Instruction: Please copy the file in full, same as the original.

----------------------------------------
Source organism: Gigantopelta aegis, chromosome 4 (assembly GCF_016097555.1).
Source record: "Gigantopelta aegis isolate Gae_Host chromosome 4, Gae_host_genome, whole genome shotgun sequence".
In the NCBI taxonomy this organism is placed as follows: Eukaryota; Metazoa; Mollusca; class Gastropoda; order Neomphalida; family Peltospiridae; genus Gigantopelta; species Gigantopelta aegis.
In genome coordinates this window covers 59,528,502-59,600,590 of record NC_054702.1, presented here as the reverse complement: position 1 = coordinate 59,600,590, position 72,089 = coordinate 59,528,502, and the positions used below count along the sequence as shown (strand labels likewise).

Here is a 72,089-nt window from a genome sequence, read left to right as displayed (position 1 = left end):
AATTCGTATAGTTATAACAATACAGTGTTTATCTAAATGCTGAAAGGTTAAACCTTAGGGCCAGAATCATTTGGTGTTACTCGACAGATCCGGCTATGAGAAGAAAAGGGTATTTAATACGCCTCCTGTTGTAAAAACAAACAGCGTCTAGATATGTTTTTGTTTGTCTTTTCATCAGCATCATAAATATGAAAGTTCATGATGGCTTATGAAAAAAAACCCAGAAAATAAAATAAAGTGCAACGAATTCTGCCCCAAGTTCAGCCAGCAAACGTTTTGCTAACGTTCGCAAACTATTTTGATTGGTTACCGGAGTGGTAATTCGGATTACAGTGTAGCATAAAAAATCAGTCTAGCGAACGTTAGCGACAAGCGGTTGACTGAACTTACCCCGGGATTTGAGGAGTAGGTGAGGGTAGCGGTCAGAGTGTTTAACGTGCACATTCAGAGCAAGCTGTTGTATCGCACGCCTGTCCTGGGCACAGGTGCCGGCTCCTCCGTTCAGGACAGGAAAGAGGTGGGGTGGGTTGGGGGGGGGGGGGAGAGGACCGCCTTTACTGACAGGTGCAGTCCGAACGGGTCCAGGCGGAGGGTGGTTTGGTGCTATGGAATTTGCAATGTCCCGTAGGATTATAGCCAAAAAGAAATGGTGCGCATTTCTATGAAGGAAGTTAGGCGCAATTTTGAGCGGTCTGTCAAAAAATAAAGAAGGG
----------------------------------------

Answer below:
Source organism: Gigantopelta aegis, chromosome 4 (assembly GCF_016097555.1).
Source record: "Gigantopelta aegis isolate Gae_Host chromosome 4, Gae_host_genome, whole genome shotgun sequence".
In the NCBI taxonomy this organism is placed as follows: Eukaryota; Metazoa; Mollusca; class Gastropoda; order Neomphalida; family Peltospiridae; genus Gigantopelta; species Gigantopelta aegis.
In genome coordinates this window covers 59,528,502-59,600,590 of record NC_054702.1, presented here as the reverse complement: position 1 = coordinate 59,600,590, position 72,089 = coordinate 59,528,502, and the positions used below count along the sequence as shown (strand labels likewise).

Here is a 72,089-nt window from a genome sequence, read left to right as displayed (position 1 = left end):
AATTCGTATAGTTATAACAATACAGTGTTTATCTAAATGCTGAAAGGTTAAACCTTAGGGCCAGAATCATTTGGTGTTACTCGACAGATCCGGCTATGAGAAGAAAAGGGTATTTAATACGCCTCCTGTTGTAAAAACAAACAGCGTCTAGATATGTTTTTGTTTGTCTTTTCATCAGCATCATAAATATGAAAGTTCATGATGGCTTATGAAAAAAAACCCAGAAAATAAAATAAAGTGCAACGAATTCTGCCCCAAGTTCAGCCAGCAAACGTTTTGCTAACGTTCGCAAACTATTTTGATTGGTTACCGGAGTGGTAATTCGGATTACAGTGTAGCATAAAAAATCAGTCTAGCGAACGTTAGCGACAAGCGGTTGACTGAACTTACCCCGGGATTTGAGGAGTAGGTGAGGGTAGCGGTCAGAGTGTTTAACGTGCACATTCAGAGCAAGCTGTTGTATCGCACGCCTGTCCTGGGCACAGGTGCCGGCTCCTCCGTTCAGGACAGGAAAGAGGTGGGGTGGGTTGGGGGGGGGGGGGAGAGGACCGCCTTTACTGACAGGTGCAGTCCGAACGGGTCCAGGCGGAGGGTGGTTTGGTGCTATGGAATTTGCAATGTCCCGTAGGATTATAGCCAAAAAGAAATGGTGCGCATTTCTATGAAGGAAGTTAGGCGCAATTTTGAGCGGTCTGTCAAAAAATAAAGAAGGG